JP Morgan mulls head office move
Bank is in early stages of planning a move for its headquarters within the city as it seeks lower-cost office locations for employees
JP Morgan Chase, the biggest US bank, is considering moving its headquarters within New York as the company has fewer employees in the nation's largest city, according to a person briefed on the discussions.
The potential plans, which include taking office space in Manhattan developments at the World Trade Centre or Hudson Yards, are in early stages and no decision is imminent, said the person, who asked not to be identified because the talks are private. JP Morgan has moved back-office jobs to New Jersey, Delaware and Florida to cut expenses, the person said.
Banks, under pressure to boost returns, have been seeking lower-cost locations for employees who do not interact with clients. JP Morgan is examining its property holdings in New York, where it had 1.1 million square metres at the end of 2013, including 120,774 square metres at its 270 Park Avenue headquarters.
JP Morgan sold its 60-storey skyscraper at 1 Chase Manhattan Plaza last year to Shanghai-based Fosun International, and began moving 2,000 employees to offices in Brooklyn's MetroTech Centre this year. JP Morgan owns the Park Avenue building as well as the former headquarters of Bear Stearns at 383 Madison Avenue, which it acquired in 2008.
The bank may keep 270 Park and take some space in new projects, or it could opt to refurbish the Madison Avenue building, said the person. Any decisions probably will not result in moves for several years, the person said. The New York Post reported details of JP Morgan's plans earlier yesterday.
Citigroup, the third-biggest US bank, will move its New York headquarters from 399 Park Avenue to buildings it occupies on Greenwich Street in lower Manhattan, chief executive Michael Corbat said in April. The bank will leave the Park Avenue building when its lease expires in 2017.
Bank of New York Mellon, the world's largest custody bank, agreed in May to sell its headquarters at 1 Wall Street to a joint venture led by Macklowe Properties for US$585 million. BNY Mellon is moving to Brookfield Place, the lower Manhattan complex formerly known as the World Financial Centre.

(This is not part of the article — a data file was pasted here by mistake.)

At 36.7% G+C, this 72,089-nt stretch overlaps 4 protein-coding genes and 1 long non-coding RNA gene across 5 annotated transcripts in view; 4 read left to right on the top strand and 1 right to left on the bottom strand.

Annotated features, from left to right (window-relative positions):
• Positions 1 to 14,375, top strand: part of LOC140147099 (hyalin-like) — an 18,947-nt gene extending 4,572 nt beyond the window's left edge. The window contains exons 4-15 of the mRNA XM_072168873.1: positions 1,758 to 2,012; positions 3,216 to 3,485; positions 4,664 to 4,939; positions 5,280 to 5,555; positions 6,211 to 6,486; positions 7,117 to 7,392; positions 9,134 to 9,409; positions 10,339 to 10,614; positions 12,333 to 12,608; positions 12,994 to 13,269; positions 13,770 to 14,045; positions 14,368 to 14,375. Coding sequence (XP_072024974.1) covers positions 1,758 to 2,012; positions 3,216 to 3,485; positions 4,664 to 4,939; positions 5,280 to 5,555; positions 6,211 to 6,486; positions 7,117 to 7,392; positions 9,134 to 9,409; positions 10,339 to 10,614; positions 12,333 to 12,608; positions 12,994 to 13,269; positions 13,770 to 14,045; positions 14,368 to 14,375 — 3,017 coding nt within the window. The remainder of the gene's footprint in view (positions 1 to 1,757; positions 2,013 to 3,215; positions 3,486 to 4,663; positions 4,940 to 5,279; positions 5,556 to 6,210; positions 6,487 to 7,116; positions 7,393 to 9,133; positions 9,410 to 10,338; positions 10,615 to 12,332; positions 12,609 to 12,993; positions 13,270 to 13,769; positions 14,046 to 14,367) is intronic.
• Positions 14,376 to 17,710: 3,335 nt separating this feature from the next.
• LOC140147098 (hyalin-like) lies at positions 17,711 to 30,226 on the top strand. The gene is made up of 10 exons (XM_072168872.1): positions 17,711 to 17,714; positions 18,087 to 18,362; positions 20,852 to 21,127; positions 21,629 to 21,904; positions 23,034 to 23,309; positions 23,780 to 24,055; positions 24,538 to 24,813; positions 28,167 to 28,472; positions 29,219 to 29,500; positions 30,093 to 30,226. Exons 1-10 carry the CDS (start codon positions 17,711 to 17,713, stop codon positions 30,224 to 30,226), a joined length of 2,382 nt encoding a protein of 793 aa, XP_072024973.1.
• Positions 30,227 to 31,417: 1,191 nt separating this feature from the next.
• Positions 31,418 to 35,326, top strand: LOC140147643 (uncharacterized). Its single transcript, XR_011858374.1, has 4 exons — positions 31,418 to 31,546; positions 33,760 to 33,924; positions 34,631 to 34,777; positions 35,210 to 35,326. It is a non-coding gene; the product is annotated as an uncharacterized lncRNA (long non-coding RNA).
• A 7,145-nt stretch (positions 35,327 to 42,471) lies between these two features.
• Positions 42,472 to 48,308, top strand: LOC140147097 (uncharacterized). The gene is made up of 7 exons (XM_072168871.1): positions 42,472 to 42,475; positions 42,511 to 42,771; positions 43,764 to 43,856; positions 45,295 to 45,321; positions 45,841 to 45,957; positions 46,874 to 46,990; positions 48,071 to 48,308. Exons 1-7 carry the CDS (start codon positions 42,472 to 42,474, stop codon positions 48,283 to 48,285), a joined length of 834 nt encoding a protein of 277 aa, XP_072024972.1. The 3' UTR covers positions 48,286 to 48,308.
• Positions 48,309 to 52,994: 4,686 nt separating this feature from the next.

Other banks have relocated jobs out of New York, including Goldman Sachs Group, which added personnel in Dallas and Salt Lake City.
JP Morgan chief executive Jamie Dimon said at an economic summit in Miami last year that Florida has more business-friendly policies than New York, and he joked that he sometimes wonders why the company does not move to Miami.
In June, JP Morgan paid US$14.7 million to buy a Jersey City building it had been leasing, according to the Record newspaper in nearby Hackensack.
A month earlier, New Jersey awarded the bank US$22.5 million in annual tax credits for 10 years to create 1,000 jobs in the state and retain 2,612 others.
The Port Authority of New York and New Jersey owns the World Trade Centre site, and Silverstein Properties has plans for three buildings at the location, with 4 World Trade Centre already open. One World Trade Centre, which was co-developed by the Durst Organisation, is scheduled to open by the end of the year.
Hudson Yards is a 28-acre project by Related, developer of New York's Time Warner Centre, that the firm calls the biggest private real estate development in US history.
The site, over railway yards along the Hudson River in midtown Manhattan, will feature five office towers and 5,000 residences, according to Related's website for the project.
"We're starting to see lots of interest from even financial-services sectors, hedge funds, private-equity funds," Related chief executive Jeff Blau said in a Bloomberg Television interview last month.
"Interestingly, they're all looking for large floor plates. And so if you think about the buildings that exist today around New York City, there's not many options for them."